Disaster by Design

Saudi Arabia’s Crown Prince Mohammad bin Salman (MbS) was the toast of boardrooms and newsrooms alike in his recent visit to the United States. Billionaires Jeff Bezos and Bill Gates were happy to stooge for the monarch in candid, jolly photo ops.

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Billionaire Jeff Bezos with MbS (Saudi Press Agency)

Those photos are a perfect representation of the US-Saudi relationship when it comes to Yemen – billionaires cheerfully posing for professional photos while thousands starve.

Senators Bernie Sanders and Mike Lee recently sponsored a bill that would have ended US involvement in the brutal, Saudi-led and US supported imperialist war in Yemen but the legislation didn’t even come up for a vote. Ten Democrats, including recently elected Alabama #resistance hero Doug Jones, flocked to the side of their Republican colleagues to table the bill.

While US lawmakers continue to “resist” the Trump administration through acquiescence, Yemenis – already some of the world’s most impoverished, food insecure people – face US bombs dropped by Saudi pilots, Houthi ordnance, cholera, famine and mass death.   

Who is responsible for what the UN now calls the world’s worst humanitarian crisis?

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Make Aggression a Crime Again

Last week, Sinan Antoon published a reflection on the fifteenth anniversary of the invasion of Iraq in The New York Times. An emergent antiwar left would do well to contemplate his essay in its entirety. One line, in particular, struck me:

“The invasion of Iraq is often spoken of in the United States as a ‘blunder,’ or even a ‘colossal mistake.’ It was a crime.”

Zahra Ali, Matt Taibbi, and even Jill Stein made similar statements on the solemn anniversary. Much of the American left seems to agree on this point.

But was the invasion of Iraq actually a crime? Kirk H. Sowell, a meticulous analyst of Iraq’s domestic politics, doesn’t think so. He argues that such accusations are little more than petty slogans:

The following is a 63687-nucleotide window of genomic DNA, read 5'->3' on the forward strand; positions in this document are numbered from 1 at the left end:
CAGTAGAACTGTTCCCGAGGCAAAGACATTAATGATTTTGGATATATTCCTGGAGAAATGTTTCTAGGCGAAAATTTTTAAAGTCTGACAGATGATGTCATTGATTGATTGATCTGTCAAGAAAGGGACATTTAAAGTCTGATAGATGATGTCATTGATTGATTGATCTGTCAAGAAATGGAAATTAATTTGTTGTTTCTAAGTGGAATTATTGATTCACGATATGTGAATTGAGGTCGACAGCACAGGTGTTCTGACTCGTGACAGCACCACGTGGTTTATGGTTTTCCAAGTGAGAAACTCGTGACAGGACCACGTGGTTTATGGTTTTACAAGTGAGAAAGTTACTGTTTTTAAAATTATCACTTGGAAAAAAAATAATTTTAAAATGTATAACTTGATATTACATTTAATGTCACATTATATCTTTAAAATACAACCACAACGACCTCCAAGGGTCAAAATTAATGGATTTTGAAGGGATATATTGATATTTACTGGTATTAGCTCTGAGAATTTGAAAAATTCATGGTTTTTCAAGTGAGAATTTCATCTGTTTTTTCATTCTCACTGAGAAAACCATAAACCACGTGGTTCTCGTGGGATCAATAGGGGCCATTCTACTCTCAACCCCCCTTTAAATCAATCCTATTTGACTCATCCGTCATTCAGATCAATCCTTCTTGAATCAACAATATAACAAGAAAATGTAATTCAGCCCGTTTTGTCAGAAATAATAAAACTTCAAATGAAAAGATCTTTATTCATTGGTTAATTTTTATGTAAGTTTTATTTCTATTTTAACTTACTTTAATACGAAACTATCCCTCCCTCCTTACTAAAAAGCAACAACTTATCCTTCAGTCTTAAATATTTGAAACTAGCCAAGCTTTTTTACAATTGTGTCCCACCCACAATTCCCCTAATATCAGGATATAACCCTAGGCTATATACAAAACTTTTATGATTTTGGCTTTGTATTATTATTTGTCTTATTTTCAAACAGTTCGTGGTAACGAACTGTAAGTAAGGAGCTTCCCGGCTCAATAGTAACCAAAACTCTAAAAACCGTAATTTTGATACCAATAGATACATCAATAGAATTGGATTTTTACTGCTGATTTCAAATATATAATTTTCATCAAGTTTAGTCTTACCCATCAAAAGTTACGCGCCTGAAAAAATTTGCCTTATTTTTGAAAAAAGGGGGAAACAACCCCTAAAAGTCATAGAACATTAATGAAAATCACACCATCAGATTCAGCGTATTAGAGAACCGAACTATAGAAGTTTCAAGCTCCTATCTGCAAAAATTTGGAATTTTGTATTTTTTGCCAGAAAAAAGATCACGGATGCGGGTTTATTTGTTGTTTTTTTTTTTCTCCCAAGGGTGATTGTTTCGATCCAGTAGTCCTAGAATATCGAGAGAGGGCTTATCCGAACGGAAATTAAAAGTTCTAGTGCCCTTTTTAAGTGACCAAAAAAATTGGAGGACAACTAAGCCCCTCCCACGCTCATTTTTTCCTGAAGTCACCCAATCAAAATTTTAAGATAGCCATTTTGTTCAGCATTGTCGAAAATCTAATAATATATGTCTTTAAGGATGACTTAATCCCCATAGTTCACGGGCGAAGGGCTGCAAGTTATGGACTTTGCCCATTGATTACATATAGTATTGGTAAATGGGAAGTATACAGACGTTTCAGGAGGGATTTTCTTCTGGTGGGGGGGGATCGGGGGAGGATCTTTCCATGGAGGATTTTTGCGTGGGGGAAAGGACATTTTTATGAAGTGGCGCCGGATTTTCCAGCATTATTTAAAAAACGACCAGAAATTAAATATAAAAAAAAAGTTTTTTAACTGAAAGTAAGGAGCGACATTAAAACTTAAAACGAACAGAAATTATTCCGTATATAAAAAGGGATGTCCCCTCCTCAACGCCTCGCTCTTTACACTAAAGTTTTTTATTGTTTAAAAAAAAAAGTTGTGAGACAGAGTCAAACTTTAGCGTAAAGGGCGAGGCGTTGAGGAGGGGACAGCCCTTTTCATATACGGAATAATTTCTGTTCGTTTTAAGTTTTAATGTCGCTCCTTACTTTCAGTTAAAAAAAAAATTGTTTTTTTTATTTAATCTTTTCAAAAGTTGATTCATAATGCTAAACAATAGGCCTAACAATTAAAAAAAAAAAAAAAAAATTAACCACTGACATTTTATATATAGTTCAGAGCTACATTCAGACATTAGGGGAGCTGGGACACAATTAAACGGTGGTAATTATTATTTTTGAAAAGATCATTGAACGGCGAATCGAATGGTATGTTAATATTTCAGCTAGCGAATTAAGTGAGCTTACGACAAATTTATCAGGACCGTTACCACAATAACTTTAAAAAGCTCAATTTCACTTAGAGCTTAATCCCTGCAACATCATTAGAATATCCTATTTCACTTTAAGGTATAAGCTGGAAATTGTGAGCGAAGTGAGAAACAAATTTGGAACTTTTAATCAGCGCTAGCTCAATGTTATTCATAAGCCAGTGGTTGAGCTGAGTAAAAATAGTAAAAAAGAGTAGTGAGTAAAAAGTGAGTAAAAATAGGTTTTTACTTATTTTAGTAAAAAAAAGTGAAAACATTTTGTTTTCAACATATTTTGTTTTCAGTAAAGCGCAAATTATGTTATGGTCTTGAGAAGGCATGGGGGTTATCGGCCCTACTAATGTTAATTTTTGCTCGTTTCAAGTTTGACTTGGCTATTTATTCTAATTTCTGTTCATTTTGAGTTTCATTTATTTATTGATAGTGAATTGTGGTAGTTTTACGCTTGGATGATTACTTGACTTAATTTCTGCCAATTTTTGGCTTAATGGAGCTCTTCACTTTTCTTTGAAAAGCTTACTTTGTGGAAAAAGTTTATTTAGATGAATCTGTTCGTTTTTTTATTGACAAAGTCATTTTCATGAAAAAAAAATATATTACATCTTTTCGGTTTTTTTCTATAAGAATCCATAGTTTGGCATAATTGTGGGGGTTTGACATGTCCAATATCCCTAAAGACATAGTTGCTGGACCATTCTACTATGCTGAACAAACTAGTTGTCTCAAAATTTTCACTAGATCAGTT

“The use of the term “crime” is mindless. No evidence of a crime is put forward; Iraq in fact violated the armistice, which followed the 1991. And a “crime” requires a mental state. Bush’s ignorance was historic, but the evidence is clear he sincerely believed the WMD rhetoric.”

I disagree with Sowell. While I don’t think that there’s anything wrong with sloganeering for a good cause, doing so is not necessary here. The Iraq War was a crime. And the war was criminal whether or not President Bush was genuinely concerned about the proliferation of weapons of mass destruction. It was criminal for the simple reason that the war’s architects violated the well-established international prohibition against waging a war of aggression.

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Fifteen Years of Blood

This week is the fifteenth anniversary of the beginning of the Iraq War, an illegal intervention that continues to immiserate millions. The war is a moral wrong and a criminal act, which condemned the war and its proponents long before the first munitions claimed their first victims. By the time the consequences of the war unfolded, they should have been damned irrevocably. The hideous fruits of the Iraq War – the human suffering, the interminable and metastasizing violence, the wanton squandering of wealth, corruption, outright looting, the hundreds of thousands or more Iraqi and over 4800 coalition dead before the initial 2011 withdrawal – are not the product of some unforeseen twist of fate. They fell well within the predictions and warnings of its opponents, offered openly at the time.

Yet within the conventional wisdom of the Washington national security establishment, to have aligned yourself with the most stridently anti-war voices in 2002 and 2003 remains a similar or greater discredit to your character and continued professional suitability than having planned or advocated the war itself. Too many of the policymakers who pushed for or voted for the Iraq War remain not only in office or positions of influence, but relied upon as key figures in national security legislation. Too many of the supposed experts who ginned up the Iraqi threat and bungled the war’s execution remain trusted fonts of strategic wisdom. Too many of the journalists and commentators who pushed dubious information and waged a propaganda campaign against the war’s opponents remain trusted voices in today’s debates. Until there is accountability suitable for the magnitude of the wrong, there is little chance of an authentically left policy, or any firm departure from the miserable Washington national security consensus, successfully breaking free of malign institutions and their tired dogmas.

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